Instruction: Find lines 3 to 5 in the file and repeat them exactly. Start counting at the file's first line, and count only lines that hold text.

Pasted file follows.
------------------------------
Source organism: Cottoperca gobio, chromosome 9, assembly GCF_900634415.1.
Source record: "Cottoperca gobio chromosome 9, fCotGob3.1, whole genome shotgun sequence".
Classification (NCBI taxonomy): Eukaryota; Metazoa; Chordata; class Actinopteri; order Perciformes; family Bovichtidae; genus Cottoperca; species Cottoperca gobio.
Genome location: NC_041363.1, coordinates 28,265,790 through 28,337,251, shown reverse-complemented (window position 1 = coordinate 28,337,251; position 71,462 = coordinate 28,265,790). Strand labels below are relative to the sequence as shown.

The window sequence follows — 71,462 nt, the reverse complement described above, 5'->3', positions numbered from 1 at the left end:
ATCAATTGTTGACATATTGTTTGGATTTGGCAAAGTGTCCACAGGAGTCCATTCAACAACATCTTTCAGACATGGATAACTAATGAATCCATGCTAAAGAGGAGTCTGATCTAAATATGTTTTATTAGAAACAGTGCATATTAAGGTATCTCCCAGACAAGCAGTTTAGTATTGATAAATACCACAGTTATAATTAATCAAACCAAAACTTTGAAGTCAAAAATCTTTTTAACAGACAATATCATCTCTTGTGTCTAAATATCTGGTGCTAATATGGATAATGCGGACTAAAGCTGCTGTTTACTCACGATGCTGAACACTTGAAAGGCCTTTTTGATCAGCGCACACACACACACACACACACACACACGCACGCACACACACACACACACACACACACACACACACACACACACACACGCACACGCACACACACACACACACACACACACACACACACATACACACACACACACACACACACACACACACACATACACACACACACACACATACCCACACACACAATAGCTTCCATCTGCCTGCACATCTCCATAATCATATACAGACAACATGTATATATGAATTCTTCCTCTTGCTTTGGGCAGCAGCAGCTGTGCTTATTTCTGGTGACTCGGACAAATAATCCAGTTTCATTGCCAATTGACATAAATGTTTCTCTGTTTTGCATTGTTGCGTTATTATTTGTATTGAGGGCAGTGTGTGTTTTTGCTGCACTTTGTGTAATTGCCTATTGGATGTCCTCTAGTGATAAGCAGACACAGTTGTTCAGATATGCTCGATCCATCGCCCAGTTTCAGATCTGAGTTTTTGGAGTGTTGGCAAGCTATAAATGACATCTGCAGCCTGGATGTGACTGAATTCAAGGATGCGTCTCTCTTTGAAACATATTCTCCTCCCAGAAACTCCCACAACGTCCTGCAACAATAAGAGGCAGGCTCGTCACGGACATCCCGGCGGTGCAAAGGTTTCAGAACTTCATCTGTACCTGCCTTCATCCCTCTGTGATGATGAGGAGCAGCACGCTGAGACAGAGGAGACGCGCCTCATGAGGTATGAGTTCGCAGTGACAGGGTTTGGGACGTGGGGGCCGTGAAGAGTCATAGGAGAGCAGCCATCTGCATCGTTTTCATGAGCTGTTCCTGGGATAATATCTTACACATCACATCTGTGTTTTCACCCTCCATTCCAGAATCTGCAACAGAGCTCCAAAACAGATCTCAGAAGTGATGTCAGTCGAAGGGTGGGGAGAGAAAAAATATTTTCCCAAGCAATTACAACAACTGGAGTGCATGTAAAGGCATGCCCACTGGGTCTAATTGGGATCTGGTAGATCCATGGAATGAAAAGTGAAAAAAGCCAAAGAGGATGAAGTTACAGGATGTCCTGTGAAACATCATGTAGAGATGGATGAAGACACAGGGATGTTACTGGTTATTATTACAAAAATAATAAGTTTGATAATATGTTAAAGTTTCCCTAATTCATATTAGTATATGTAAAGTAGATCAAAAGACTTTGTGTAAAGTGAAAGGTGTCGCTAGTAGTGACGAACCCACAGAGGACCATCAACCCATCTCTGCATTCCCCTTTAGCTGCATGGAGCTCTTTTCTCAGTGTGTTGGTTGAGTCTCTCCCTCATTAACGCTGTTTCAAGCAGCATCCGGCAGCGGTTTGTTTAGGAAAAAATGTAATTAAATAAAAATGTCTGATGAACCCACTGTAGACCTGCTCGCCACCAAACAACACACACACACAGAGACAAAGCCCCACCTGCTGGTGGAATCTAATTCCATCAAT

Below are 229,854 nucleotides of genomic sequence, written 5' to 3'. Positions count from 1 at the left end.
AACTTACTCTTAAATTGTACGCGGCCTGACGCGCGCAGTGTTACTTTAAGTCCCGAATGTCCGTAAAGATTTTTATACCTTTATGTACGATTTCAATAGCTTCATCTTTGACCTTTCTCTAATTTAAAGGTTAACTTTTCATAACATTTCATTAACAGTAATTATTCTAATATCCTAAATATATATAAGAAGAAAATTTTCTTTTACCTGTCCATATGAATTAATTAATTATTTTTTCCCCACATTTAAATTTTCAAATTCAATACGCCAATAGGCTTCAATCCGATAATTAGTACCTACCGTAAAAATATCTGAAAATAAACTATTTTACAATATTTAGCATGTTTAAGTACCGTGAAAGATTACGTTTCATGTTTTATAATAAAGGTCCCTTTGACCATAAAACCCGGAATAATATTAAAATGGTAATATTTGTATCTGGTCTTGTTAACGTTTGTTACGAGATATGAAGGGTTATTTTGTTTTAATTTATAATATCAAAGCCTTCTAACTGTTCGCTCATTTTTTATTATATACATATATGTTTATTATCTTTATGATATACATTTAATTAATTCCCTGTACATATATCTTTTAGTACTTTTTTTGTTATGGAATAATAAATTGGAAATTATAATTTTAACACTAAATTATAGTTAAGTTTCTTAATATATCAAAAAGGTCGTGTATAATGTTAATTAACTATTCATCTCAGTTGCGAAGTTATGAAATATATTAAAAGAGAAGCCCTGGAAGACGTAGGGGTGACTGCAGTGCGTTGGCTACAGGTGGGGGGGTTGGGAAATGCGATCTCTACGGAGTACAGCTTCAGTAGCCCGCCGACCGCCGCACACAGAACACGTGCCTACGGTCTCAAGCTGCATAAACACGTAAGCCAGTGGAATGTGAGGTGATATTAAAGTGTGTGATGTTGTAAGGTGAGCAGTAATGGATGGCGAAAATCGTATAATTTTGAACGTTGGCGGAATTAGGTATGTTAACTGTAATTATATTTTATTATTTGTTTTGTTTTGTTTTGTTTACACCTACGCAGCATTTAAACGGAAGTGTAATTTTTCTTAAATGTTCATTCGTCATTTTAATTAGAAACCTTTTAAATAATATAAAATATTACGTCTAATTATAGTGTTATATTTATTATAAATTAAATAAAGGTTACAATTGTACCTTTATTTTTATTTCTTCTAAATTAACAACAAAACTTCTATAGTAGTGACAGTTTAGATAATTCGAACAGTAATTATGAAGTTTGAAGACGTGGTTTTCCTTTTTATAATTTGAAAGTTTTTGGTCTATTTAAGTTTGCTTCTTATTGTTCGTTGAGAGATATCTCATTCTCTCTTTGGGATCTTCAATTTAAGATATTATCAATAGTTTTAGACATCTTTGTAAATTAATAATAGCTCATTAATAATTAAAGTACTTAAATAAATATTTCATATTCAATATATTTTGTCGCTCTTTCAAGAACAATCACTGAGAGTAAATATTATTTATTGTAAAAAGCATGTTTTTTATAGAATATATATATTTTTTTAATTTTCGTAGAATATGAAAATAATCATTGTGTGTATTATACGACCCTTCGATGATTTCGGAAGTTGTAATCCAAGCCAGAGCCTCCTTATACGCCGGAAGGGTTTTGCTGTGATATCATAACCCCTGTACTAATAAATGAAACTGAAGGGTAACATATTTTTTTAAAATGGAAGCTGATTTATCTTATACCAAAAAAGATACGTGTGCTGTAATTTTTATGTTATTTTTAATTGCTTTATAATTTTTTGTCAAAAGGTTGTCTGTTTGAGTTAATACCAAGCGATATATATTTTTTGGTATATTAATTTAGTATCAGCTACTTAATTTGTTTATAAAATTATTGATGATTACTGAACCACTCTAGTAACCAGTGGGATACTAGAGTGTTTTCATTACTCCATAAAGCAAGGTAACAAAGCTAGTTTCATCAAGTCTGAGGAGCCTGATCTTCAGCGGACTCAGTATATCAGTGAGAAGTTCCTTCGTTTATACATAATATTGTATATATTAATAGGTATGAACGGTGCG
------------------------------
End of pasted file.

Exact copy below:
Classification (NCBI taxonomy): Eukaryota; Metazoa; Chordata; class Actinopteri; order Perciformes; family Bovichtidae; genus Cottoperca; species Cottoperca gobio.
Genome location: NC_041363.1, coordinates 28,265,790 through 28,337,251, shown reverse-complemented (window position 1 = coordinate 28,337,251; position 71,462 = coordinate 28,265,790). Strand labels below are relative to the sequence as shown.

The window sequence follows — 71,462 nt, the reverse complement described above, 5'->3', positions numbered from 1 at the left end: